Quote from llg
What worries me the most is that most nurses -- including most nursing leaders and intructors -- are woefully underprepared to deal with the complex issues involved in the research process. For the most part, we are a discipline of ameteurs trying to "catch up" to the other, more scholarly disciplines. It's a dangerous game to play.
Excellent point, llg. What measures would you propose to give nurse researchers a better, well-rounded foundation? ....Perhaps more involvement with interdisciplinary or collaborative research projects? I am only a novice in this area, but I find nursing research refreshing in that it tends to be more holistic - by employing both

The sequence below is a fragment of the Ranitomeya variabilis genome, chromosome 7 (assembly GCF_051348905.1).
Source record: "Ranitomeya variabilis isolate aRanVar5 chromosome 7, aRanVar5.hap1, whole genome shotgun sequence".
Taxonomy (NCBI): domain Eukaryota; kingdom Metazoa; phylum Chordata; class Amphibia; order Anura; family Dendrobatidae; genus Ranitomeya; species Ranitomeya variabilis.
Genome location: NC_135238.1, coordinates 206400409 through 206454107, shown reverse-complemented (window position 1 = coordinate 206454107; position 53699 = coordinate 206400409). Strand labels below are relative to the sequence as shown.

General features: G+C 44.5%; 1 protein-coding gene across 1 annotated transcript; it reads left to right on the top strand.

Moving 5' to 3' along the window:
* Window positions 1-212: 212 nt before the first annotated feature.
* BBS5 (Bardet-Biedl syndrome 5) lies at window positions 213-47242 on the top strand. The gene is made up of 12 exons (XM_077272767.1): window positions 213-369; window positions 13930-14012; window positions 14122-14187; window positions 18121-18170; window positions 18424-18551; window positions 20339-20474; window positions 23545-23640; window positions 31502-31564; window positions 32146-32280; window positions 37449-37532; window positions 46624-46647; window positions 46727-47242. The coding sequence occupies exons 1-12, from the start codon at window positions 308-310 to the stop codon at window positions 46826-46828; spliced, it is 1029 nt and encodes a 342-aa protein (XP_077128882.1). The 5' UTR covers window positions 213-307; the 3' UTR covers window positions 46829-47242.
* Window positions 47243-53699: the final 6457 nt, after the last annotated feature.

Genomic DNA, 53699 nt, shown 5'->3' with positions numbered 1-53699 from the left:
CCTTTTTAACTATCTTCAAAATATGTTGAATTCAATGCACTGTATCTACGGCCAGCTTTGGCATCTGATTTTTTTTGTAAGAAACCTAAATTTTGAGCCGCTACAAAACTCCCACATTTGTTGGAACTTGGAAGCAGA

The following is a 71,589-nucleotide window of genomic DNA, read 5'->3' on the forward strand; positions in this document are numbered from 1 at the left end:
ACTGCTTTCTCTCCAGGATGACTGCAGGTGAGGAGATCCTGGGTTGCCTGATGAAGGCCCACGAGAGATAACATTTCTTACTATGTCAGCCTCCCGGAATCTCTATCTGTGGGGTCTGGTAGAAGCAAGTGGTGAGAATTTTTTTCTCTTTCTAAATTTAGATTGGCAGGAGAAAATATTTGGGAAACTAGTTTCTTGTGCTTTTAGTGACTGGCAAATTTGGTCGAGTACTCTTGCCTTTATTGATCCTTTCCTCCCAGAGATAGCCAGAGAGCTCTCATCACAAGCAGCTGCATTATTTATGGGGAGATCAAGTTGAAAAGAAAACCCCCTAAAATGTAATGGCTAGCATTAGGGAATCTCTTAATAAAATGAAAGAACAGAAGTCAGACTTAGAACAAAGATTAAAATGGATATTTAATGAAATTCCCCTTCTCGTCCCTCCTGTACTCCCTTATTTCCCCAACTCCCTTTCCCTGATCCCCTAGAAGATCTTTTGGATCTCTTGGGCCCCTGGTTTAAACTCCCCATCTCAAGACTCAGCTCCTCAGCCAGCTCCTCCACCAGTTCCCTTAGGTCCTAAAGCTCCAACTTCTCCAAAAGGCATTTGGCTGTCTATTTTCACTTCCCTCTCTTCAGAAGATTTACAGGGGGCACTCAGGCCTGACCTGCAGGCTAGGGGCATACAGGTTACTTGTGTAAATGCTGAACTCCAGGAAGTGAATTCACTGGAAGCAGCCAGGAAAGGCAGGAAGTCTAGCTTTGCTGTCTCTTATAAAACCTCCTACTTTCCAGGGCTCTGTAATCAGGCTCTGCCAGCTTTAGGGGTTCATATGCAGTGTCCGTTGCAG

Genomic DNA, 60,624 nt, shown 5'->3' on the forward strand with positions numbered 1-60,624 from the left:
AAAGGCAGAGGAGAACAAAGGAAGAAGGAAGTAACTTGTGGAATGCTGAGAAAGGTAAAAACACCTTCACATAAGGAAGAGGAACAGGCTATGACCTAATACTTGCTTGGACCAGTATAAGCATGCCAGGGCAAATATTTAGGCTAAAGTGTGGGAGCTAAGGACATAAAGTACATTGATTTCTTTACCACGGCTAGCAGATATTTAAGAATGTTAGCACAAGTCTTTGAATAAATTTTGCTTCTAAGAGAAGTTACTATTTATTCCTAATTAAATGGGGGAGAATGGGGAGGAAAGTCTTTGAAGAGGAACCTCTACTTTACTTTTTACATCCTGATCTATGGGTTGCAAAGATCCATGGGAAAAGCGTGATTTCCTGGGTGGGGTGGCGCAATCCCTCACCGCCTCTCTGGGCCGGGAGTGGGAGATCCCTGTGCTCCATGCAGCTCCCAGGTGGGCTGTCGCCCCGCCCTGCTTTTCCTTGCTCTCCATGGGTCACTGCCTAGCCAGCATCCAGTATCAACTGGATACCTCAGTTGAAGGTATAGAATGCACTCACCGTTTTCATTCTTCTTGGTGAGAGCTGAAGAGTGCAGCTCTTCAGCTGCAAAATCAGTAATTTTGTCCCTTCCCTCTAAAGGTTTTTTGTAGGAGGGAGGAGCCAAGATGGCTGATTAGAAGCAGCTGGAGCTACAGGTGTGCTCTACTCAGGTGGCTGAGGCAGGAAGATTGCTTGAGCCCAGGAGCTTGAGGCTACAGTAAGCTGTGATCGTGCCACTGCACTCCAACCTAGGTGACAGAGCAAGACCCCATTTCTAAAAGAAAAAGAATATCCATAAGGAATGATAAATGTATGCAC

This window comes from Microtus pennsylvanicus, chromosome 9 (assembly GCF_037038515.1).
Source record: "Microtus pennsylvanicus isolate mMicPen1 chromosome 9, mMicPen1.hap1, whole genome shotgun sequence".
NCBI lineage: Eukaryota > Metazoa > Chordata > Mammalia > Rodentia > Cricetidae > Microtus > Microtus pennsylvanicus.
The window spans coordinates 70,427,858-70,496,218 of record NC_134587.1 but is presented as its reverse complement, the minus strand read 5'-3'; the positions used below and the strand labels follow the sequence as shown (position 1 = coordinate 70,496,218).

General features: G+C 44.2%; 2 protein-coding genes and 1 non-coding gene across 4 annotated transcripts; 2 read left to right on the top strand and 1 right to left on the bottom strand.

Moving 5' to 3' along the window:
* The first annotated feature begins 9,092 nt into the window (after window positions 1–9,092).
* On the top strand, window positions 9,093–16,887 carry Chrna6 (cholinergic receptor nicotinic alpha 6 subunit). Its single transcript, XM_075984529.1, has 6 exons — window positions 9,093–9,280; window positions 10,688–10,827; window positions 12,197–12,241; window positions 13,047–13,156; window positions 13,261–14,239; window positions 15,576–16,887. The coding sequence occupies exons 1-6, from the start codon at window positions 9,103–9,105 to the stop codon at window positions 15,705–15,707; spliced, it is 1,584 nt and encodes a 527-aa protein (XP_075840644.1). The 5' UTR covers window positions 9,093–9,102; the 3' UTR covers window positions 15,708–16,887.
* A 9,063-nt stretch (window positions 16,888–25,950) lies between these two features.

qualitative and quantitative research. Other disciplines tend to rely heavily (if not exclusively) on quantitative research designs.
Qualitative research focuses on human experience within its full context rather than attempting to isolate a small portion of it through research design or statistical control. In this way, it is holistic. Strengths of qualitative research: development of instruments; exploratory phase of psychosocial interventions; measurement of attitudes, concerns, and opinions. Qualitative methods allow the examination of areas inaccessible to quantitative methods. They are more suited to understanding complex topics than to showing their relevance. Qualitative research is important when little is known about a topic because it can identify factors of influence. Often the discoveries of qualitative research generate hypotheses to use for quantitative research.
Quantitative research, IMHO, tends to be reductionist (all human health problems can be reduced to constituent parts).